The news of the murder infuriated many. Nobody could buy the story of cattle thief by Ali, who is an economically sound and a respectable headmaster. The ‘Muslim’ neighbourhood immediately constituted a body christened as the Joint Action Committee against the Brutal Killing of Md. Hashmad Ali (JAC). The agenda of the JAC is to punish the culprits and compensate the victim family. When the fact and circumstances of the murder was socially revealed, the house of the prime accused Md Matlib was vandalised and finally burnt into ashes. However, all the accused other than Brojen were absconding. The JAC is disappointed with the police inaction. According to the JAC, “despite our best efforts to obtain justice of Mr. Hashmad Ali in a peaceful manner, no concrete steps have been taken by the authorities so far. The Irilbung Police Station where the FIR of the case is filed has not taken any step to investigate the case and arrest the culprits. .. This clearly points to complacency and connivance on the part of the authorities, including the Officer-in-Charge of Irilbing Police to the missing report filed by one of the sons of the deceased on the night of 1st November itself.’ Police are inactive, probably due to political pressure in favour of the ‘accused’ by the candidates who are contesting the Thongju Kendra bye-election to the Manipur State Assembly. On 5th November the JAC stormed the police station, which have led to repression and casualty of a dozen of agitators.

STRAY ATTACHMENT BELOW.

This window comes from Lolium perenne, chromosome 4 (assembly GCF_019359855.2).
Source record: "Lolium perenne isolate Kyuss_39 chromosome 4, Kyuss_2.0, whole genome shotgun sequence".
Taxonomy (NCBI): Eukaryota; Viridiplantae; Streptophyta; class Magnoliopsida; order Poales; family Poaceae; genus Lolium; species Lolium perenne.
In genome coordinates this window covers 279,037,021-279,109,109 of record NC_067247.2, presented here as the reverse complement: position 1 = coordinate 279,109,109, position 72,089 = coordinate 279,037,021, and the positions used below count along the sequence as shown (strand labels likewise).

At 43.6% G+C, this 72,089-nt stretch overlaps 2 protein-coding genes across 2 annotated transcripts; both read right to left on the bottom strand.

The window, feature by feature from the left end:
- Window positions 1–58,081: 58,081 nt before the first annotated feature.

The rumour about cattle thief and mobbing, which were aimed at covering up the objective of murder and the crime, became redundant following the arrest of and revelation by Brojen. The accused are now socially known. However, the law enforcing agents are deviating from the prescribed course of delivering justice. On the other hand, if there was community mobbing, it was not when Ali was murdered by a hired gang. Mobbing occurred in the ‘Muslim’ locality when the house of the prime accused was burnt, which had badly affected other members of the family who might have not involved in the crime. Such tendency of mobbing as a form of vengeance and justice has become an undesirable trend in Manipur. Police irresponsiveness and inaction for justice have not only protected the criminals but also encouraged the aggrieved sections to take law into their hands. In all these, there is neither Hindu mobbing nor communal conflict. The JAC is seeking the support of peoples across communities and agitating for justice. It remains uncertain about the durability of the JAC and different tactical courses it may take, if those who are in power are deliberate to withhold justice. The media, particularly good reporting, can play a positively effective role in this.